A literary meditation by Jacques Stewart
Start over, and simplify.
Often dreamt of by chaps sliding towards their forties, therefore not unusual for James Bond. True, it’s more commonly contemplated when staring into a ready-meal and the ready-meal stares right back, rather than after killing a maniac, impregnating a film star, unwittingly faking one’s own death and trying to kill the boss. Frankly, that lifestyle sounds titillating and a place one escapes to rather than from (possibly its original point) but perhaps even its view palls, in time.
Given the opportunity, what would I do differently? “Rabat 2001”, definitely. Ectually name one of the offspring “Remnant”. Avoid that encounter with [not telling], although it’s now a divinely grubby anecdote since his conviction, so I’d think carefully before dropping it completely. Would drink better wine and get that ptarmigan tattoo I promised meself. A life still too short to learn Welsh, or to contemplate using public transport. Using the public as transport… wholly different matter.
Not much else.
Especially if this reboot requires electrocution by my chums (I have three; possibly four if Torquil returns my pinking shears). Call me selfish, call me a coward, call me Bwana (eccentric, but so tremendously sweet of you) but the prospect of twenty-four zaps at my brain over the course of thirty days doesn’t thrill. Telling me about it would pass quickly, though. Bond’s reconditioning in The Man with the Golden Gun, his own side microwaving his mind and cynically taking a gift of an open-goal to re-educate him, telling him he’s been brainwashed and to Kill! Russians! but markedly not reminding him about the dead wife or that his real name’s David Webb, lasts less than a page before he’s Bourne again and let loose to disrupt the scheme of a… a naughty hotelier.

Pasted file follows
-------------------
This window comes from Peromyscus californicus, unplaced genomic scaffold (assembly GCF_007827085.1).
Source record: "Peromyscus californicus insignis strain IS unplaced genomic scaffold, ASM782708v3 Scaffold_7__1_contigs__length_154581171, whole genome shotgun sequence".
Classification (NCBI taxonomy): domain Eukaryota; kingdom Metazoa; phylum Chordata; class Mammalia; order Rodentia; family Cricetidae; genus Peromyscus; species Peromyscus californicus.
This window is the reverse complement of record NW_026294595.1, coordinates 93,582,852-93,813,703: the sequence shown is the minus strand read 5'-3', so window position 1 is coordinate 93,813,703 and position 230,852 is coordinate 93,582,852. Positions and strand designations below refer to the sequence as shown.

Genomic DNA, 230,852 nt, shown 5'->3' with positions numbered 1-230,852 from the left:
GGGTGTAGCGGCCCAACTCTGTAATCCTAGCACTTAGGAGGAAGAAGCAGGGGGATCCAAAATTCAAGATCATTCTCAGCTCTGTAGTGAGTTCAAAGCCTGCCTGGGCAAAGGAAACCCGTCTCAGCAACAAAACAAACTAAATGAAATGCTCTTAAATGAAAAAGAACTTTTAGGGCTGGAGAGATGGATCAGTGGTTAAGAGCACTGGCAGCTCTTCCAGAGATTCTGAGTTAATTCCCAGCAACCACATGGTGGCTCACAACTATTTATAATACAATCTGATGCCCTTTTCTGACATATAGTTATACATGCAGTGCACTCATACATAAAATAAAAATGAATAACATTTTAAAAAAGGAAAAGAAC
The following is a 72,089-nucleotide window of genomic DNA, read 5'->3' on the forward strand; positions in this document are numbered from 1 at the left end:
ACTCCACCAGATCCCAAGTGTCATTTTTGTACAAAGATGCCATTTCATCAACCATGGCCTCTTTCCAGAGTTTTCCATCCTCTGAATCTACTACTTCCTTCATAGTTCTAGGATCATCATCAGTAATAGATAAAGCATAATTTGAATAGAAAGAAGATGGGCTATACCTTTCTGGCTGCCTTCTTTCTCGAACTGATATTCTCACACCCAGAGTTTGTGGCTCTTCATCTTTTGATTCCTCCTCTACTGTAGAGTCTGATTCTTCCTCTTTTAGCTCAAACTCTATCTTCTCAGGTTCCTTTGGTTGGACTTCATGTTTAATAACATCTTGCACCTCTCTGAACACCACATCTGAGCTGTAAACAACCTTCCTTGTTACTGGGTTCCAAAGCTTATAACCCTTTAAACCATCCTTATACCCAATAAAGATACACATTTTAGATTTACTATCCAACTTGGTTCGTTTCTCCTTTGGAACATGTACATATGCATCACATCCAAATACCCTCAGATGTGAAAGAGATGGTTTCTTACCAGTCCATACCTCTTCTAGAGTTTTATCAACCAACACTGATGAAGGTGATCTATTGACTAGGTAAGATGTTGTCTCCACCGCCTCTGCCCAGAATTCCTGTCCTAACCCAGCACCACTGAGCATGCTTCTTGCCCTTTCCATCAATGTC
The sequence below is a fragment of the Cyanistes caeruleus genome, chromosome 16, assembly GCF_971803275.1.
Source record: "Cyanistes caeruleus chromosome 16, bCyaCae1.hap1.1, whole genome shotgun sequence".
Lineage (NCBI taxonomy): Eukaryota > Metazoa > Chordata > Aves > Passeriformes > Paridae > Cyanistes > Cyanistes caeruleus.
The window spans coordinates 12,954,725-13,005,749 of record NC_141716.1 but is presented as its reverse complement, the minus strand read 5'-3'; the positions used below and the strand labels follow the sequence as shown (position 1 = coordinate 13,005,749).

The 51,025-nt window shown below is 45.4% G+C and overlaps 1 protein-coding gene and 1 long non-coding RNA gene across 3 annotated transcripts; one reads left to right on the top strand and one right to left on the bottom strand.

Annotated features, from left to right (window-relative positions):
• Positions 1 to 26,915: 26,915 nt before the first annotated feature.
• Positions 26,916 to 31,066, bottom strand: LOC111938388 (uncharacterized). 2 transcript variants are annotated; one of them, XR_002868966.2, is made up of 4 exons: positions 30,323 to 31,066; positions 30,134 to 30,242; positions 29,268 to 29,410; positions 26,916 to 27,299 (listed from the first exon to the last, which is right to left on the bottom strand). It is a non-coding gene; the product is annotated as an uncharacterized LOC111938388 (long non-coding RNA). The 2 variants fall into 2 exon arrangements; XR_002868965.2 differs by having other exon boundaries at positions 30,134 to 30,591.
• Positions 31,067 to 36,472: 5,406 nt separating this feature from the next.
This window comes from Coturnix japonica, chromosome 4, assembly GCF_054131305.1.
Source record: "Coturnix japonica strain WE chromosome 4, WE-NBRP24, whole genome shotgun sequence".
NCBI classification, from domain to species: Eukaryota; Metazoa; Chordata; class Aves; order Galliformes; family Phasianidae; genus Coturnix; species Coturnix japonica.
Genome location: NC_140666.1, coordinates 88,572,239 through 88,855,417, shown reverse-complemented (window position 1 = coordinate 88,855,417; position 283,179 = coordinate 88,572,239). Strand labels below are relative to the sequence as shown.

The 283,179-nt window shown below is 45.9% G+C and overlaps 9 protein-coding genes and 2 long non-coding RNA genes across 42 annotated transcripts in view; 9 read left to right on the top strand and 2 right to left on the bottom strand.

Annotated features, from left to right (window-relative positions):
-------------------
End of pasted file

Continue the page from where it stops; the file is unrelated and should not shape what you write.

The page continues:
In both, one recognises the common perception of this novel as unfinished. What of Bond’s rehabilitation? Where is the villain’s outrageous apocalypse? Where are Bond’s reawakening memories of his marriage and realisation that his own side have done him more damage than Colonel Boris ever did? Why is it about an away-day board meeting / team-building exercise for conned investors? Where’s all the digression about shrubbery, for frick’s sake? However, Weir of Hermiston this is not. It is finished. There’s an ending – clue. What it is, is unpolished. Arguable evidence of “unfinished”, in that Fleming had yet to apply louche but increasingly ill-disciplined extravagances before his days were rendered unprolonged. Raises contemplation: this is Bond in raw form, uncluttered with “views”, light of diversions into the author’s medical history or whatever he had read, liked and then pinched. Terser, harder, quicker. Just as juvenile – the sexually foggy villain has three nipples and a big gold gun – but blunter overall.